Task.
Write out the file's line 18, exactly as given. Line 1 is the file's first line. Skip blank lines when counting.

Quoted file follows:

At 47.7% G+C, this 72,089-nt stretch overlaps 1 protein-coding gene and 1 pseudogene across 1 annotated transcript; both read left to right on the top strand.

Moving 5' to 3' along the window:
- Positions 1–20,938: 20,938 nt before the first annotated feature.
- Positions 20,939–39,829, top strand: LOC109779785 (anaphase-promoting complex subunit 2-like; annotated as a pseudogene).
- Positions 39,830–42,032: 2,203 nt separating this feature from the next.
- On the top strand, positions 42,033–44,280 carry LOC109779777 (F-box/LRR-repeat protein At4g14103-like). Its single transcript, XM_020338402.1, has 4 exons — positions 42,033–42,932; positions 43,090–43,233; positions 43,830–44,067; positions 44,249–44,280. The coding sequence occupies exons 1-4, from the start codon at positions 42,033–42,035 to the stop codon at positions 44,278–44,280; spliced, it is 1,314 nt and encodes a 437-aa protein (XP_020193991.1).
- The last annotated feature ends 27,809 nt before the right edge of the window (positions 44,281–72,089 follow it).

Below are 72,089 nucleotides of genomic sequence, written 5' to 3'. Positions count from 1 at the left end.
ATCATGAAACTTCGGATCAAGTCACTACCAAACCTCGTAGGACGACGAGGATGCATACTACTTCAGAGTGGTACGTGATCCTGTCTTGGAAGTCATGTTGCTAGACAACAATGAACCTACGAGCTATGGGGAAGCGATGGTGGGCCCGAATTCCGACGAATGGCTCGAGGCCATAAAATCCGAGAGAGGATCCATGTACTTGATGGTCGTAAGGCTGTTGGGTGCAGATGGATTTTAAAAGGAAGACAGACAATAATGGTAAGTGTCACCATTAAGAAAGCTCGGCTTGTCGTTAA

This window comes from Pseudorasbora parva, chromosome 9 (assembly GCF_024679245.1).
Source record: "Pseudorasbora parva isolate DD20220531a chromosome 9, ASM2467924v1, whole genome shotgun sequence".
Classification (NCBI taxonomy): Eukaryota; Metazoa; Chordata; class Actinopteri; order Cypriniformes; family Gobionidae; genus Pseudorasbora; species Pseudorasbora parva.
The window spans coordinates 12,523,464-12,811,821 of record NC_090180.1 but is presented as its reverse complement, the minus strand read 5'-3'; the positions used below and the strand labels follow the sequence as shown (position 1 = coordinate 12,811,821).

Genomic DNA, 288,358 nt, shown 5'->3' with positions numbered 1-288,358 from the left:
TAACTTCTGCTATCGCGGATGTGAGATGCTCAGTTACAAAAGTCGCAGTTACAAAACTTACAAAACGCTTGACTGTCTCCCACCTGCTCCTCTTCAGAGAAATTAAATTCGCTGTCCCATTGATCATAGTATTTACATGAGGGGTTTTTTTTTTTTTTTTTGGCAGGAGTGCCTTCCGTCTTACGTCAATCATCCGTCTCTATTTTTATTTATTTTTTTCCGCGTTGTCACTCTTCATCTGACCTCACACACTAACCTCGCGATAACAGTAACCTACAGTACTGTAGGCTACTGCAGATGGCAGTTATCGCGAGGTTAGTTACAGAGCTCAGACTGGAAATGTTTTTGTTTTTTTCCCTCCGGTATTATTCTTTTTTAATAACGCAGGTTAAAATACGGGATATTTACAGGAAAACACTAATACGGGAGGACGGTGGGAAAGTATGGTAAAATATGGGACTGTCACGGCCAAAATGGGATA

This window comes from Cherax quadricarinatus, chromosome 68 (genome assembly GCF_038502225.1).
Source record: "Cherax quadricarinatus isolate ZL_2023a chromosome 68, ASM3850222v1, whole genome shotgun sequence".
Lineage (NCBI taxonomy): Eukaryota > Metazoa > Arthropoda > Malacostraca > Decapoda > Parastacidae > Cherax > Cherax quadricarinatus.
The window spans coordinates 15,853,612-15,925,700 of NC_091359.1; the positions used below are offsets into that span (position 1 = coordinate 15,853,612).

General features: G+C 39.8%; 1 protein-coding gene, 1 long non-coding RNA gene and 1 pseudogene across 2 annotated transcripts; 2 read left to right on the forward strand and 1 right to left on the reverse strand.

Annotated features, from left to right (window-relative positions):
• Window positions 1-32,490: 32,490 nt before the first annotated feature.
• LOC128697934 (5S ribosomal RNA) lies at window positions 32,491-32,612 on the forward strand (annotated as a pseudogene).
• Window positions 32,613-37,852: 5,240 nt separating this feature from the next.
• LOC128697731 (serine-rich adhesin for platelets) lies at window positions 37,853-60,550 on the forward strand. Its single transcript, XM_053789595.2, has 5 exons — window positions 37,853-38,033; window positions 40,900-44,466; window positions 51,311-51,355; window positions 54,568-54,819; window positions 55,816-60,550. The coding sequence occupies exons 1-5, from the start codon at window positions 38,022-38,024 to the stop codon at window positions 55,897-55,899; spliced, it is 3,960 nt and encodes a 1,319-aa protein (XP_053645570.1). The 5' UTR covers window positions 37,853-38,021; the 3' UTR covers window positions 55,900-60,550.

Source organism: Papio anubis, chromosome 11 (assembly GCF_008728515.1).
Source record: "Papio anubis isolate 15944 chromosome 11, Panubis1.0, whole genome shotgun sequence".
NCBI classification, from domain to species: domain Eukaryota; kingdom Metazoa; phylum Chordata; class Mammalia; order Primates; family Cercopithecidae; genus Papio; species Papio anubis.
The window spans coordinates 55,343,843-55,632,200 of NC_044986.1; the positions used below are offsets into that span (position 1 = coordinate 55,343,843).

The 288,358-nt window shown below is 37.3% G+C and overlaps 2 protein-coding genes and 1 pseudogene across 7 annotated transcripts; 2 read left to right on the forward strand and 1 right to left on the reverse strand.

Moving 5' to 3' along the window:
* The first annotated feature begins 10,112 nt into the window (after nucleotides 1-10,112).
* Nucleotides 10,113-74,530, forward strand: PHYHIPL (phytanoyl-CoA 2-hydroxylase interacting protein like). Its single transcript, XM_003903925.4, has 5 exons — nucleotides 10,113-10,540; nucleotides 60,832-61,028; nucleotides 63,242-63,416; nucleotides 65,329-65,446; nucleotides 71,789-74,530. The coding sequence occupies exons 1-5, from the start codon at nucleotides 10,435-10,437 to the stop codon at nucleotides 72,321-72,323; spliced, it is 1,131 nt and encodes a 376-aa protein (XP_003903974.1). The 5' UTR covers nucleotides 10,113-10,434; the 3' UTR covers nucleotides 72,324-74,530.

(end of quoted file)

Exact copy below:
Lineage (NCBI taxonomy): Eukaryota > Metazoa > Arthropoda > Malacostraca > Decapoda > Parastacidae > Cherax > Cherax quadricarinatus.